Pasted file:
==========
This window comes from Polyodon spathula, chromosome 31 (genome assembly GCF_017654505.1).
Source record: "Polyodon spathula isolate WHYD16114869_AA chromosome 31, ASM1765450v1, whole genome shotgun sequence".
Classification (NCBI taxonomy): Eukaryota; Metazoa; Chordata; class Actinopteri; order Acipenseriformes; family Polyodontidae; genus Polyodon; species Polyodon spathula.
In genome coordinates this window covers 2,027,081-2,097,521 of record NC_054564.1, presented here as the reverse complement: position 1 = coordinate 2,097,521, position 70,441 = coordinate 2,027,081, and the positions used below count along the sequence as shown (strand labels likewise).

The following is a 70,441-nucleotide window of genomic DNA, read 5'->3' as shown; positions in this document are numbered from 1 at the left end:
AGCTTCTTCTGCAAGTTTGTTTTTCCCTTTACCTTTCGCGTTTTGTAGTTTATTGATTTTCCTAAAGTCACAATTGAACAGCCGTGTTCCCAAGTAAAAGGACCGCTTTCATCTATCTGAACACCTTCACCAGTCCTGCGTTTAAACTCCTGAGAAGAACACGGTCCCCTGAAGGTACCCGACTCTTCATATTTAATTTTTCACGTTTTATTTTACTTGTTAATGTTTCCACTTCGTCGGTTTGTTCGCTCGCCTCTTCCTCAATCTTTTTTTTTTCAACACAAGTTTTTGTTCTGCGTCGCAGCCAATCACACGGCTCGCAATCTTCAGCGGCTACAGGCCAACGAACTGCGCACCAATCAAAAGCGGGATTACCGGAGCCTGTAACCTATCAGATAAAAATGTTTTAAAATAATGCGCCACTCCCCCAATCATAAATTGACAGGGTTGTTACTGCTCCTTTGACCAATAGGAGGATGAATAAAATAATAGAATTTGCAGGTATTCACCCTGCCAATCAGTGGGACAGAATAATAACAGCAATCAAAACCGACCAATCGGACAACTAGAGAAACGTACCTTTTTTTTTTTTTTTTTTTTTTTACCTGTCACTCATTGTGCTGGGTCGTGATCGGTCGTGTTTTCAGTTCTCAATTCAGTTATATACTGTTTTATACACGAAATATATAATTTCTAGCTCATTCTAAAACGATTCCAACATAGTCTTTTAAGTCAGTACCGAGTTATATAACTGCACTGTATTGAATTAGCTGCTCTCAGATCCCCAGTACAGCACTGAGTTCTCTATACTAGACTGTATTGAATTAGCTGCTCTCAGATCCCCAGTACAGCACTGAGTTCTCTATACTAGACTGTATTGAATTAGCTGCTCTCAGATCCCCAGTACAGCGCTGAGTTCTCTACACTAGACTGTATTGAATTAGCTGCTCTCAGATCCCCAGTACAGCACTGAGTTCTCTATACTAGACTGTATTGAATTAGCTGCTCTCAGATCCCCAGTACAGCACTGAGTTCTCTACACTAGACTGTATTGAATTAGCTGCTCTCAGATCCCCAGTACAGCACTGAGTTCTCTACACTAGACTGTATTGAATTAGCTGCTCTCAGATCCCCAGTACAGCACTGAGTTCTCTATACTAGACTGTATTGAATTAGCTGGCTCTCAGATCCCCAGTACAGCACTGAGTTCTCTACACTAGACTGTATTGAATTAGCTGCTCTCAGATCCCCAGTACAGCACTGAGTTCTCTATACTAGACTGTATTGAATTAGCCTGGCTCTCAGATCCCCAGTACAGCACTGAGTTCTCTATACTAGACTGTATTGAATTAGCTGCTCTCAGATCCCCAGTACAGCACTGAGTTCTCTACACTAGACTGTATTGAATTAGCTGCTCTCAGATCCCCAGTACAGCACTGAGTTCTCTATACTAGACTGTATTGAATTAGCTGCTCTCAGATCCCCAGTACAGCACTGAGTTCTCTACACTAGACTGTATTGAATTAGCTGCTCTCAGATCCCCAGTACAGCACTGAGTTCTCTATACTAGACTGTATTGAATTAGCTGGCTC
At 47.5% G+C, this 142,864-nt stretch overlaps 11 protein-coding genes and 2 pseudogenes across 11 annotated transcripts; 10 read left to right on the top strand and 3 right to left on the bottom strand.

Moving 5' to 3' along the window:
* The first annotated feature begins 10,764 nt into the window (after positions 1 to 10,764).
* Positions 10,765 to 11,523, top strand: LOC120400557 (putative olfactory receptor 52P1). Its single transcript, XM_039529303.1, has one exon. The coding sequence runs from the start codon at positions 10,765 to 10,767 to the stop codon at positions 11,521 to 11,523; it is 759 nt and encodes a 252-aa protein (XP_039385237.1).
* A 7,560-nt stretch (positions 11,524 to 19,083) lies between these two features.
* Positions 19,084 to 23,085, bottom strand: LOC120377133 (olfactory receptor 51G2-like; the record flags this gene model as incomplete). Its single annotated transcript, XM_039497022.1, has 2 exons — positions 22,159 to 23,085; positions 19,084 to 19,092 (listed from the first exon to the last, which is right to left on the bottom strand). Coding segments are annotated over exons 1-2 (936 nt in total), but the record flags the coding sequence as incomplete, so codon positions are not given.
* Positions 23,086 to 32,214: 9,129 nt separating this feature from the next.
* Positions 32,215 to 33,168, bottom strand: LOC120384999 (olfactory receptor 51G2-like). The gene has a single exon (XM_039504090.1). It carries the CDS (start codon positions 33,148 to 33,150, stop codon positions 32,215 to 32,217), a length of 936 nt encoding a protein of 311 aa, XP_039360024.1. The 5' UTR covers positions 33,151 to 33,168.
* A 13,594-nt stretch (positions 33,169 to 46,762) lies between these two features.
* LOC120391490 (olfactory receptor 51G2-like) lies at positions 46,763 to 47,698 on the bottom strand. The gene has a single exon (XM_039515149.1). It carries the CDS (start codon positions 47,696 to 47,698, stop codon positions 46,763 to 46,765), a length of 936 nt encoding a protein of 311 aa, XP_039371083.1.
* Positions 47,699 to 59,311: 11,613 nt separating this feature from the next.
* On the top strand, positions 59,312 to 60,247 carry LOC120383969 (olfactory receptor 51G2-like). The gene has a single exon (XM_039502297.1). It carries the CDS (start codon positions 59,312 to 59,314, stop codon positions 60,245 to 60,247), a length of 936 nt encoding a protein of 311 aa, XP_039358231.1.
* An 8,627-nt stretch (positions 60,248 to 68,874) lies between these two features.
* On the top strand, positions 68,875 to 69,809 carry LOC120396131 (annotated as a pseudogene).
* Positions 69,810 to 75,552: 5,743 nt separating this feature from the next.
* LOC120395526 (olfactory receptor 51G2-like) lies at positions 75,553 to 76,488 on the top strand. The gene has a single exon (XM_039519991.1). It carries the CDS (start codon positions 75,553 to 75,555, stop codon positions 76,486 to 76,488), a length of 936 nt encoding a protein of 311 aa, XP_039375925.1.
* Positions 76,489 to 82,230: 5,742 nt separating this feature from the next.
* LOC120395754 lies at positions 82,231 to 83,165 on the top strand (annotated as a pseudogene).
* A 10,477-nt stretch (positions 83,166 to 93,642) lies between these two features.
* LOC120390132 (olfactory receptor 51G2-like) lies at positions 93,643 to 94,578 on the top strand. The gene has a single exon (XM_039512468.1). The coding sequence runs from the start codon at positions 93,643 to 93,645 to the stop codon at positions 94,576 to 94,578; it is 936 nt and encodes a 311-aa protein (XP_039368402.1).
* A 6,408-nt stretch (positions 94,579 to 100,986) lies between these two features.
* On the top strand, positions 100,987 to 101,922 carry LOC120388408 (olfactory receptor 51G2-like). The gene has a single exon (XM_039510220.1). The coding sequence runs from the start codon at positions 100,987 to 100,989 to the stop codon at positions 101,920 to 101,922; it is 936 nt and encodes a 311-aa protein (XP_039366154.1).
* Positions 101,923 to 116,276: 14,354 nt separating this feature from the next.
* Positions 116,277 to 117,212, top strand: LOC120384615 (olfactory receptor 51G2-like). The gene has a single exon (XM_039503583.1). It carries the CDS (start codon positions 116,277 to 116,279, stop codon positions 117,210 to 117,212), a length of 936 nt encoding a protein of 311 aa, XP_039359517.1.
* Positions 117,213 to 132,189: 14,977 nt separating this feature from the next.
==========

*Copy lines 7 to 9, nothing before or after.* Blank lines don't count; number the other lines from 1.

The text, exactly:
At 47.5% G+C, this 142,864-nt stretch overlaps 11 protein-coding genes and 2 pseudogenes across 11 annotated transcripts; 10 read left to right on the top strand and 3 right to left on the bottom strand.

Moving 5' to 3' along the window:
* The first annotated feature begins 10,764 nt into the window (after positions 1 to 10,764).